3. "My Whole World Ended (The Moment You Left Me)," David Ruffin - This is testament to the fact that crack doesn't always take away a person's ability to sing. Ruffin's sounded even better on this track than he did with the Temps.
    Never realized how much Tommy James looked like Jay Leno. :)
  14. RJDiogenes

    RJDiogenes Idealistic Cynic and Canon Champion Premium Member

    Jun 11, 2003
    RJDiogenes of Boston
    Yeah, that's very nice, but very Country.

    Ah, I love Creedence. :bolian:

    The most erotic episode of Mission: Impossible ever!

    So we get to see Phelps versus Rollin? Nice! :D

    Well, these people must build up a resistance to brainwashing drugs after a while. :rommie:

    Ouch. Everybody loses in this one.

    At least they know the difference between boy and girl skeletons.

    Yeah, he did fade a bit as he got older, but I like to focus on the primal essence of Jack.

    Yeah, that's great, because John is a big part of it, so it does kind of count. I wonder if it would have happened if John was alive, though.

    There's a world I want to live in.

    Wow, that's pretty amazing.
  15. The Old Mixer

    The Old Mixer Mih ssim, mih ssim, nam, daed si Xim. Moderator


    50th Anniversary Viewing
    (Part 2)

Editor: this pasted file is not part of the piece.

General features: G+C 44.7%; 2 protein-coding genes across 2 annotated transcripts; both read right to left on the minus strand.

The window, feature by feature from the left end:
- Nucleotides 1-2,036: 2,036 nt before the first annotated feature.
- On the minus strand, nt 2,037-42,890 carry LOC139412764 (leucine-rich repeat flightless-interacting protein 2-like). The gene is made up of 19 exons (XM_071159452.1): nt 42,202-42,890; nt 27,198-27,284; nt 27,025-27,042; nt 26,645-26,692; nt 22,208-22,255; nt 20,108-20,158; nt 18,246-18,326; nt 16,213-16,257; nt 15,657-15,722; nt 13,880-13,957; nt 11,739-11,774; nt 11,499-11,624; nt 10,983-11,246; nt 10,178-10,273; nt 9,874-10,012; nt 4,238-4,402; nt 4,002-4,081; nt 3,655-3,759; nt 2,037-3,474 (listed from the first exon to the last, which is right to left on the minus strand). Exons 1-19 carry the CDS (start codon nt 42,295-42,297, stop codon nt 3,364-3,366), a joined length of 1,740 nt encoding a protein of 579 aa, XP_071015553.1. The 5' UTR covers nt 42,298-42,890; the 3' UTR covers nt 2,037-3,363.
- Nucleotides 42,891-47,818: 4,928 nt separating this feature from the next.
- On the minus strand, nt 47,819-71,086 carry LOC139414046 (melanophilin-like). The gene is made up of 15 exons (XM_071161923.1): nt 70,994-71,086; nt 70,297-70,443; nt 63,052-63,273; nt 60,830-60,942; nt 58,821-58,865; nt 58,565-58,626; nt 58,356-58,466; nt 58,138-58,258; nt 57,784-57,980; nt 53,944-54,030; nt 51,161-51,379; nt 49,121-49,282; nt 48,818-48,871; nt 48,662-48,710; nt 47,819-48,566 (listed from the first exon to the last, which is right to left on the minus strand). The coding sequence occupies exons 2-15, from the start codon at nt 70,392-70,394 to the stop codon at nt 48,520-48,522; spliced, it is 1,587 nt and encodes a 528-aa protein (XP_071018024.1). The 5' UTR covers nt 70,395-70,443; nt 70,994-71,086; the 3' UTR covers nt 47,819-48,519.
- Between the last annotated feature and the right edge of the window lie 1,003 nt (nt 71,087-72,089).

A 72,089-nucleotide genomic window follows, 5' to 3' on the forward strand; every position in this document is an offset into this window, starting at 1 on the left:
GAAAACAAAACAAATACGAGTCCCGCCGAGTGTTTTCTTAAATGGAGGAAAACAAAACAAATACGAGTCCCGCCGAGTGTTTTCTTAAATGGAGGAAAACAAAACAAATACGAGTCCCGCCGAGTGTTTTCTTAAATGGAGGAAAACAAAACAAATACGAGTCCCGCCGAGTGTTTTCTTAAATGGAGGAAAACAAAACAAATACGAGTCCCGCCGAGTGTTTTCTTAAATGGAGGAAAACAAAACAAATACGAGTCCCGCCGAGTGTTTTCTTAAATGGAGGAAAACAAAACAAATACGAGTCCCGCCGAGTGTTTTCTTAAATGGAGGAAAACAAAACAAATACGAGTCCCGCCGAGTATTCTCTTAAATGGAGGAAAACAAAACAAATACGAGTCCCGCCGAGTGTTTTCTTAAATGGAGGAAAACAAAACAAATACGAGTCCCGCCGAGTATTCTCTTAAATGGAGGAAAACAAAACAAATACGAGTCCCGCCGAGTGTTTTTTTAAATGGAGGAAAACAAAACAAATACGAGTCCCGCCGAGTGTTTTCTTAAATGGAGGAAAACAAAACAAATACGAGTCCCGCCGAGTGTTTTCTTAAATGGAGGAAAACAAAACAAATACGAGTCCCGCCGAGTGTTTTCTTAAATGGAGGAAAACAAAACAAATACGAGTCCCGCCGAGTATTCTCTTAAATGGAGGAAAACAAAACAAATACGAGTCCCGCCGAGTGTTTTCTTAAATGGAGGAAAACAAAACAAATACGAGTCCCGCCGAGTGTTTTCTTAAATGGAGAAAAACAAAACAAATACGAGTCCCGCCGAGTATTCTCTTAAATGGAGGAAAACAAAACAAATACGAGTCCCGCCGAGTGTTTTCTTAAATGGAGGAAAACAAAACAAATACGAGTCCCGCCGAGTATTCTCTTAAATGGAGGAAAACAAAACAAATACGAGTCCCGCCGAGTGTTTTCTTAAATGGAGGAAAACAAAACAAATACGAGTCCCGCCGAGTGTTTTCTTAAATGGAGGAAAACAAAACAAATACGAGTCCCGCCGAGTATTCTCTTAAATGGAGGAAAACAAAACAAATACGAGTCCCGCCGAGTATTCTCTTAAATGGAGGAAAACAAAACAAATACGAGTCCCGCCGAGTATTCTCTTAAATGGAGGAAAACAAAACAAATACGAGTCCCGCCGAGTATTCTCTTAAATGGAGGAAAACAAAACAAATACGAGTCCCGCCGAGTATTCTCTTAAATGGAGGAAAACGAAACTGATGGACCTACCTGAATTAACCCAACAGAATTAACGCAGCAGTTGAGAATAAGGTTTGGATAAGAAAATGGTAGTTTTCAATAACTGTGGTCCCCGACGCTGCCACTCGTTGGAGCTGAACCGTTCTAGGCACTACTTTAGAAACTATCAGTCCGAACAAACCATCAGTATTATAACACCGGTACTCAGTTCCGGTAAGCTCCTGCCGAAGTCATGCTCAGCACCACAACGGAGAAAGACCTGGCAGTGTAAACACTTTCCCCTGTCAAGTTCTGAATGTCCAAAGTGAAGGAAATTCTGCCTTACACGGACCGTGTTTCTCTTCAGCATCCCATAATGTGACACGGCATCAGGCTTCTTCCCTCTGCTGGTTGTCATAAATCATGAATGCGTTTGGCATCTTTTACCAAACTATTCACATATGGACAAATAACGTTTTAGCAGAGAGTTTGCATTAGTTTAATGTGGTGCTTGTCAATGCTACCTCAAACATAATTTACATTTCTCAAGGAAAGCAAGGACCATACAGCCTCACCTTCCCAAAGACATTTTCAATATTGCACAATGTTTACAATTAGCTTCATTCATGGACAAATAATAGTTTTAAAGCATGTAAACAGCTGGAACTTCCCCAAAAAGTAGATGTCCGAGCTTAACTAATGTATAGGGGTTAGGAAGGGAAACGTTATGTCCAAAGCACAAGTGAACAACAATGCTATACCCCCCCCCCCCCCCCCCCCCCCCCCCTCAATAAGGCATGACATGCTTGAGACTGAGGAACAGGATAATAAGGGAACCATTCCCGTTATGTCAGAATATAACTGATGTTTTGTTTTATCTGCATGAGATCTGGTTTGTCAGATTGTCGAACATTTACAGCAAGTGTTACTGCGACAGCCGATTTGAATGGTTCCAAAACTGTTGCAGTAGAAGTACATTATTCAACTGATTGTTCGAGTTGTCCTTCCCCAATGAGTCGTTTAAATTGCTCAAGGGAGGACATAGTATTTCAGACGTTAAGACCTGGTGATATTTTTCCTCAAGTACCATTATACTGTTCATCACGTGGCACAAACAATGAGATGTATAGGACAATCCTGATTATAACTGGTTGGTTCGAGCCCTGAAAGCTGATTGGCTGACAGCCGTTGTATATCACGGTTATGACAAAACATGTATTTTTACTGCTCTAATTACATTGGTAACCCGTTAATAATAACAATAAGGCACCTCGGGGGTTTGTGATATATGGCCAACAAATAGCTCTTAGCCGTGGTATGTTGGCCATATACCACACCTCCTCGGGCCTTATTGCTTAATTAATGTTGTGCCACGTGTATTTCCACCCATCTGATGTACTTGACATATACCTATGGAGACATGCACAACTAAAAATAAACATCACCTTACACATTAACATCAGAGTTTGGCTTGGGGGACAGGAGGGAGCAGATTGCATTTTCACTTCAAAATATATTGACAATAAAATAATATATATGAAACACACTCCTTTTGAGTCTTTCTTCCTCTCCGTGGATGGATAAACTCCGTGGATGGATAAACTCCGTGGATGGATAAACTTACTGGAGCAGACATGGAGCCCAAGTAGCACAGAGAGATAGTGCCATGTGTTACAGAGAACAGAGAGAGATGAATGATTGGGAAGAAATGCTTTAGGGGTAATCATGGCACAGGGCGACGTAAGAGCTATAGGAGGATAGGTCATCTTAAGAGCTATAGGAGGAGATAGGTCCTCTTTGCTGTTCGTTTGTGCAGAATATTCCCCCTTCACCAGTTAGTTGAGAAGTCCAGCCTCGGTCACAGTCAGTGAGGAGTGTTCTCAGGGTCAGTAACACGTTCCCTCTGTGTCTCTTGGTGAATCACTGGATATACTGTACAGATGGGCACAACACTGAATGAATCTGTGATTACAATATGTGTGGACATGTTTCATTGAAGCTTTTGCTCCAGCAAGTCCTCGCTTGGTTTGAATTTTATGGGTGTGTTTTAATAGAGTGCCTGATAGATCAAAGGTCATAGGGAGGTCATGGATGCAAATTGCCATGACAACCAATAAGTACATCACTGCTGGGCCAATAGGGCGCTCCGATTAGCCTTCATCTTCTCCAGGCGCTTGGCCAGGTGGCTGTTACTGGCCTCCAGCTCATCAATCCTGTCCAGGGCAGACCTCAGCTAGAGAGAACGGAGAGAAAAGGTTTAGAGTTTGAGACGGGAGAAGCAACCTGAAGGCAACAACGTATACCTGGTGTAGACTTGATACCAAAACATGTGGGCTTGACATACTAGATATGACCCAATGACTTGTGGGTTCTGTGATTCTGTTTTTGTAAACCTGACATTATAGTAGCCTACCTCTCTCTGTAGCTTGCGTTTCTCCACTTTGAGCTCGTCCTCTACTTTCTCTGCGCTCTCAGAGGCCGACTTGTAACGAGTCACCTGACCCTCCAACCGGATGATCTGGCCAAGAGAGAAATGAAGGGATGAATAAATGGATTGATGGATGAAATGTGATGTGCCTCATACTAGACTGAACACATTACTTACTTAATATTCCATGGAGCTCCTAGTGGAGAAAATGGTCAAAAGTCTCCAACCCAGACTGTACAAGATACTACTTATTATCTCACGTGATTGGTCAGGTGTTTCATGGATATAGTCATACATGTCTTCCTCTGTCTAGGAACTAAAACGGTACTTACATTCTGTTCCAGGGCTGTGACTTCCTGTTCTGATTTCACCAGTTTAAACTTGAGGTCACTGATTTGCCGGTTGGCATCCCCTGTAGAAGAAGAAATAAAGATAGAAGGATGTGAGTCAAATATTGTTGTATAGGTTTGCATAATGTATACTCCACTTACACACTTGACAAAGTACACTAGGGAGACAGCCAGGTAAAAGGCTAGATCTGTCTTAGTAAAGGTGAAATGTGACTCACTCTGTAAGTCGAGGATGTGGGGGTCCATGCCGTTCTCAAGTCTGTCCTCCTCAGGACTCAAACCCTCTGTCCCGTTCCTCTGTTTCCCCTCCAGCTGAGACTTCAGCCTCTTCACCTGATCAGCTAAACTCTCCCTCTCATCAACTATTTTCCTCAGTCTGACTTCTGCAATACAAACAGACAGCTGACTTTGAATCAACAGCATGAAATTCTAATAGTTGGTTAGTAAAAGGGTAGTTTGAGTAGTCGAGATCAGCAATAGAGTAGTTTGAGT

Originally aired March 13, 1969
    So I guess this would be the Columbo formula before Columbo. We're in on Grayson (Simon Oakland) being the murderer from the get-go, and see him carefully establishing his alibi via taped responses from his wife to play over his house's intercom for the servants while she lay dead. He then breaks into the bedroom himself from the outside and steals jewelry that he'd laid out for himself already...all while everybody thinks he's already out having dinner with--who else?--Ironside, who takes the call informing Grayson of Frida's murder.

    Ironside quickly smells a rat and he and Ed spot clues that things happened in a way other than they were meant to appear. The main difference here from what I've seen of Columbo is that the team discussing the case gives us clear exposition as to what they know and when they know it, whereas Columbo's methodology keeps the audience guessing.